Andrew Rosen, Contributor
May 5, 2022
While we may be used to seeing mortgage rates at historic lows, things are in the midst of changing rapidly. For the first time since 2009, the average 30-year fixed mortgage rates are now over 5%, hovering around 5.25%. This is quite a jump in a short period of time. The real question is what does this mean for the real estate market, how far will rates go, and how can you be prepared?
Historical Mortgage Rates
A 5.25% mortgage rate might sound outlandish right now, as we’ve been used to hearing rates that have been historically low in recent history. However, in the past 40 years we’ve seen rates as high as 16% and as low as 3%, which is quite the spread. Since 1971, the historical average mortgage rate has been just under 8% for a 30-year fixed mortgage, which means our more recent lows, and even our current “feels high” rate of 5.25% are still well under that historical average since 1971. Even when we look at more recent memory, say from 2006-2008, the average mortgage rates were around the 6% range.
This is all good reason to remember that mortgage rates do fluctuate, and they’ve been much higher than they currently are now. Even if rates creep up another few percentages, we’d still be below historical averages, which is something to keep in mind.
How High Will Mortgage Rates Go
Ultimately, no one can predict just how the market will play out and where mortgage rates will land. When we think about how much worse rates may get in the near term, many real estate experts seem to think we’d end up around 5.5% by year end. With inflation still sticking around, the Fed will continue to keep ratcheting up rates until they get it back under control. While this doesn’t correlate to mortgage rates exactly, it can be a leading indicator. It may not be out of the realm of possibility to see rates around 6%, or even 6.5% by year-end, due to the rising interest rates necessary to combat inflation. These rates, while higher than we’re used to, are still historically below average.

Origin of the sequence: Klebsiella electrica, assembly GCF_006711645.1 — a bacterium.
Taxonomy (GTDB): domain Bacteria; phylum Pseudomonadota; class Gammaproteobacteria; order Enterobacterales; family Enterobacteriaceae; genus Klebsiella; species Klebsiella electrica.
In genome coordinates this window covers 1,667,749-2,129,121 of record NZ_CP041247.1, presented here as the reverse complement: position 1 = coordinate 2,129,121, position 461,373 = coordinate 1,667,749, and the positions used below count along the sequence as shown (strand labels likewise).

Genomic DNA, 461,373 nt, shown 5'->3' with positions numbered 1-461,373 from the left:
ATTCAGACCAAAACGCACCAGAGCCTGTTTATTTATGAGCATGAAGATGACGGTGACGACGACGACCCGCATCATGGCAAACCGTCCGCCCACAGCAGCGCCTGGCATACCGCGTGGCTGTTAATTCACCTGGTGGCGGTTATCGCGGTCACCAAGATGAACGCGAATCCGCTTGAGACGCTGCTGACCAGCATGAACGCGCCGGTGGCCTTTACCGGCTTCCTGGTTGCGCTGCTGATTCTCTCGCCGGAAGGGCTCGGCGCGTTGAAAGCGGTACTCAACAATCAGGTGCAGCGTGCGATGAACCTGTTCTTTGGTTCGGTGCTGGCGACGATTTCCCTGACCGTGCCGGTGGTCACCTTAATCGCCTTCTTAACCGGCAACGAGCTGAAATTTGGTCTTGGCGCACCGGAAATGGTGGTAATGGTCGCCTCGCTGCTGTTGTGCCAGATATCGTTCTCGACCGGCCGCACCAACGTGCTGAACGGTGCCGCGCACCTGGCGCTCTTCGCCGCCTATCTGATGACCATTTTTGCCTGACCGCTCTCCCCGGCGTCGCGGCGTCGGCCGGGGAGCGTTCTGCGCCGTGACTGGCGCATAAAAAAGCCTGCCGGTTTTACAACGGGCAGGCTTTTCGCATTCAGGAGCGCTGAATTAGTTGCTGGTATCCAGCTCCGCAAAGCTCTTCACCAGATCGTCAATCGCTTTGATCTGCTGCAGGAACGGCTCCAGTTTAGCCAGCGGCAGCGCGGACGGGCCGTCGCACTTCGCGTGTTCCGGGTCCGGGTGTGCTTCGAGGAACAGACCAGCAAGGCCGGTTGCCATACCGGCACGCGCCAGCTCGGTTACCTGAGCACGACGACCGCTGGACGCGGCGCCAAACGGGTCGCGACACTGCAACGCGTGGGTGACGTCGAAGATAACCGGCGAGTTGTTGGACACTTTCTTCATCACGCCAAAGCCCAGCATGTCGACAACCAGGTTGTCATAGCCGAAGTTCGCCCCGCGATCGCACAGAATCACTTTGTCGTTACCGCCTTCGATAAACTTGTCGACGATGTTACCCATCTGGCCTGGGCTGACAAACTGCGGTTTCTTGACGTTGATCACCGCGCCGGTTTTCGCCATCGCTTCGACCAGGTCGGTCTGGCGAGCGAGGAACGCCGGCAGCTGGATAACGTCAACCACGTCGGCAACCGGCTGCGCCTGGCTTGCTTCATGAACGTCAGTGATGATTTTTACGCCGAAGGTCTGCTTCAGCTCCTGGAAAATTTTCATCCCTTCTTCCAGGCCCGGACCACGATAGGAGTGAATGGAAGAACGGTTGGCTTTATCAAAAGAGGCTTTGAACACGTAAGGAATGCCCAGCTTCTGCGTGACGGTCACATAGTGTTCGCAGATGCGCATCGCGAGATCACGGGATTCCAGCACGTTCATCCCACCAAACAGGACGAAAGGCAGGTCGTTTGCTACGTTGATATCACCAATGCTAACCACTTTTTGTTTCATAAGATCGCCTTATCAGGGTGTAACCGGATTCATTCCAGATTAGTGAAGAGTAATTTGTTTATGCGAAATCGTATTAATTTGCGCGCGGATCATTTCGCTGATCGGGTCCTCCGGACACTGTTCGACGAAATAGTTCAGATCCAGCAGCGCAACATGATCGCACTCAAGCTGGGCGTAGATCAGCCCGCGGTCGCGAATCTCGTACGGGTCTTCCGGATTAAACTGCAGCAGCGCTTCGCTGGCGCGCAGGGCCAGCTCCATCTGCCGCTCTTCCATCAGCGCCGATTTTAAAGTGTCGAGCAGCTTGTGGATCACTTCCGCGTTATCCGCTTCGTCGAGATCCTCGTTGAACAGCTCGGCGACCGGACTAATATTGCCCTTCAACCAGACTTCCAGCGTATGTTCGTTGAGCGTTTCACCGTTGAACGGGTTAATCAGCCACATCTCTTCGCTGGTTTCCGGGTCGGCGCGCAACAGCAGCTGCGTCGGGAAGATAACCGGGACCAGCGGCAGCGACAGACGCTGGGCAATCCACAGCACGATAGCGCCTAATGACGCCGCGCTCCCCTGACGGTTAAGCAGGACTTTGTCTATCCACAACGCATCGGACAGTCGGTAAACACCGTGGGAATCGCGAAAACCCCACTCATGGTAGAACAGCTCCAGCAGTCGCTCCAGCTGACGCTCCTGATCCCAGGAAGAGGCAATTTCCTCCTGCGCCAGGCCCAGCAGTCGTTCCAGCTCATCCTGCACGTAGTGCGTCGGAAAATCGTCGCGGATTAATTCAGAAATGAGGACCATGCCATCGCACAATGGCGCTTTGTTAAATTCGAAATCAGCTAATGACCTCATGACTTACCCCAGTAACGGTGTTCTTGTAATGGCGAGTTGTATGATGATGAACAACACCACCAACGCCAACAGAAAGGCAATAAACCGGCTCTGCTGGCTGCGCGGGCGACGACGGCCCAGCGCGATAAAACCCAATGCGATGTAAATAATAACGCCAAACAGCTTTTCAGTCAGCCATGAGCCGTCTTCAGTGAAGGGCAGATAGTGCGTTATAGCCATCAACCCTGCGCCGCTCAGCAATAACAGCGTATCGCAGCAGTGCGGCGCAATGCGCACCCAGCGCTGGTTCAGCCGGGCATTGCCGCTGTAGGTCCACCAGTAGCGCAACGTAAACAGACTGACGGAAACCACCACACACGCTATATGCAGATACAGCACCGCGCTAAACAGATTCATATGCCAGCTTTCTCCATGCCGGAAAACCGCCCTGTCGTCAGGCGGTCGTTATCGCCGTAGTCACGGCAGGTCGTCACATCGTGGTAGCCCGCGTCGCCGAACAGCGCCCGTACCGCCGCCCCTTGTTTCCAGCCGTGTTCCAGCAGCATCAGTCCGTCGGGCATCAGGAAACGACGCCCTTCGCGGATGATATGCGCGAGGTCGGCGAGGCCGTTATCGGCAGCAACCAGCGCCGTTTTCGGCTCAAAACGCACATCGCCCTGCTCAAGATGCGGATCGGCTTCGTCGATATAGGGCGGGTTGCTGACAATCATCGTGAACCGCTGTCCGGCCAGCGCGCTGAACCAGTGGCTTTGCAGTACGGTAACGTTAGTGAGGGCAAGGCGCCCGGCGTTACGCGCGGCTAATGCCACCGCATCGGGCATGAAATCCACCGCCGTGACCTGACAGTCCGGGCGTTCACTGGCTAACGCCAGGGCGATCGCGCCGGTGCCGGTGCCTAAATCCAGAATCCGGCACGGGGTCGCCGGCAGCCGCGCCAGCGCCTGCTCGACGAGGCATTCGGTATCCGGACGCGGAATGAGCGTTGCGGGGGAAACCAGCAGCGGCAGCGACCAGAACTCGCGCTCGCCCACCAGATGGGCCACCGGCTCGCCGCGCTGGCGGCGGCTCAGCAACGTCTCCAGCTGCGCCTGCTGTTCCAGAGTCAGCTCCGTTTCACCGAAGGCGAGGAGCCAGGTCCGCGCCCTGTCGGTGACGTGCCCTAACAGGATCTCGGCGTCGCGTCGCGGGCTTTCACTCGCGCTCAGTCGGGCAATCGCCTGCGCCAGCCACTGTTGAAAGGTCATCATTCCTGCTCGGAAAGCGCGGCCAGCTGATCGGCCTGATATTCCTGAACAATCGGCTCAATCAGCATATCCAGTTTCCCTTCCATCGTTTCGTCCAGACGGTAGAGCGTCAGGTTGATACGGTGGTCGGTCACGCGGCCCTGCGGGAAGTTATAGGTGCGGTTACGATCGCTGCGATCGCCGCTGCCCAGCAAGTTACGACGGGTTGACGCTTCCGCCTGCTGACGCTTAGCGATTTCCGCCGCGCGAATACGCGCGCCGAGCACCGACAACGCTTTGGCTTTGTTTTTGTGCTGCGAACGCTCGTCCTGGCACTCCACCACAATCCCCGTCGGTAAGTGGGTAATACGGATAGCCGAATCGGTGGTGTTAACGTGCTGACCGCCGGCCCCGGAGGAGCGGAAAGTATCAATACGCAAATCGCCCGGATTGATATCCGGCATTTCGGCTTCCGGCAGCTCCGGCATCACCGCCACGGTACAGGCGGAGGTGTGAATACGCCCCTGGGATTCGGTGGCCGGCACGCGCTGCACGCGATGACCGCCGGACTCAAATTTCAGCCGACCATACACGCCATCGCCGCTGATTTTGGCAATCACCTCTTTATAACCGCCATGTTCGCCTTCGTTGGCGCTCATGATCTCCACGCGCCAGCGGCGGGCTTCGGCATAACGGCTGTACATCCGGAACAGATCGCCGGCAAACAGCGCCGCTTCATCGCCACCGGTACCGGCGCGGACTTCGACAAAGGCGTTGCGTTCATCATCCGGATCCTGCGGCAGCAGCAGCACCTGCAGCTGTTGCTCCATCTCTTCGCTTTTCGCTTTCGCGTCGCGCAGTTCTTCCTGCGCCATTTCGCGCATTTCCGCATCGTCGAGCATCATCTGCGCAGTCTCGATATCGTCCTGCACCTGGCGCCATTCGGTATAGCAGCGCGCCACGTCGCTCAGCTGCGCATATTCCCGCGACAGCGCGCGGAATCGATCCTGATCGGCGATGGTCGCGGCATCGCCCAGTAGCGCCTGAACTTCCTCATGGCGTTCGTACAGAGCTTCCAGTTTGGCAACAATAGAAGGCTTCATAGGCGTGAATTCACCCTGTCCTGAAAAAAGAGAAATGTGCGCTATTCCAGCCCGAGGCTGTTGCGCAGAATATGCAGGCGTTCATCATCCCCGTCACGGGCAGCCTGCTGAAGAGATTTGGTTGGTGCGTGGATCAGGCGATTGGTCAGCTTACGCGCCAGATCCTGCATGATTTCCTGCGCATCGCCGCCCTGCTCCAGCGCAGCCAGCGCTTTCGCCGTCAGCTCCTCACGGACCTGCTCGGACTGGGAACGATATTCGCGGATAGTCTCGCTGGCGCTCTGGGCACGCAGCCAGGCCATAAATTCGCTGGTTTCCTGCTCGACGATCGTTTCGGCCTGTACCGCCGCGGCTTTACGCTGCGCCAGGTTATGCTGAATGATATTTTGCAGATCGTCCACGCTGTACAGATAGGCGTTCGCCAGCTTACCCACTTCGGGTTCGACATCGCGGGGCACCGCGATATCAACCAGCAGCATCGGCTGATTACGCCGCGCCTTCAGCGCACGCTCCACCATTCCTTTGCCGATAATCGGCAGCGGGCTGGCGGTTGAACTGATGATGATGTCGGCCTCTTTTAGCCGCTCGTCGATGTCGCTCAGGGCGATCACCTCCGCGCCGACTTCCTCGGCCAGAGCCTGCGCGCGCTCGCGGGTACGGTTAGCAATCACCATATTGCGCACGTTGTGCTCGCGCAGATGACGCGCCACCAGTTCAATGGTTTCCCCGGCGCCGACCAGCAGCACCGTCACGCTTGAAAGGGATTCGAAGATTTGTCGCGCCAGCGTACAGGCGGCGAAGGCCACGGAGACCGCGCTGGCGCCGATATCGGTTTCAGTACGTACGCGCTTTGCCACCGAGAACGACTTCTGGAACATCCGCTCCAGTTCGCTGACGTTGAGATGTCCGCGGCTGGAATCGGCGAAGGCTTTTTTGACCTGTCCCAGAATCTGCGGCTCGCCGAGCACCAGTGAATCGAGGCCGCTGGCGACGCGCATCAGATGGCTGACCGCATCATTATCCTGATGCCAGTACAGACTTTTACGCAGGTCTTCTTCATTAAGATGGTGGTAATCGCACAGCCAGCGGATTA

What Do High Mortgage Rates Mean For The Real Estate Market
With higher mortgage rates, we’d expect to see a hot real estate market cool slightly. Initially, the buyer pool purchasing homes would get smaller as rates increase, since fewer people are able to afford a home at the current asking price due to the increased payment and rate.
This would also result in housing prices to cool slightly as a lagging factor. In the short term, we might see it take slightly longer to sell a home than it has been recently. Longer term, we’d start to see housing prices fall a little. Is this an absolute? No – especially as buyers are resilient, and if unemployment remains low with wage growth on the rise, we may not see as much of an impact.
What Rising Mortgage Rates Mean For Your Investments
What do rising mortgage rates mean for your investments and your retirement accounts? First, if you’re getting a mortgage be aware of the timing. A 5/1 or 7/1 AR AR M (adjustable-rate mortgage) may be a good option as it can provide lower comparable rates to existing mortgages for a fixed period of time, then rates become adjustable. Should you overpay your mortgage if your rates are creeping up? That’s a discussion that you’ll need to have with a financial planner, as it depends on your personal situation, the amount of debt you have, and the amount you have in your retirement accounts.
Overall, with mortgage rates rising, now is the right time to talk with both a financial planner and a mortgage professional to ensure you’ve got a plan in place to ensure your housing and financial needs are both met for the future.
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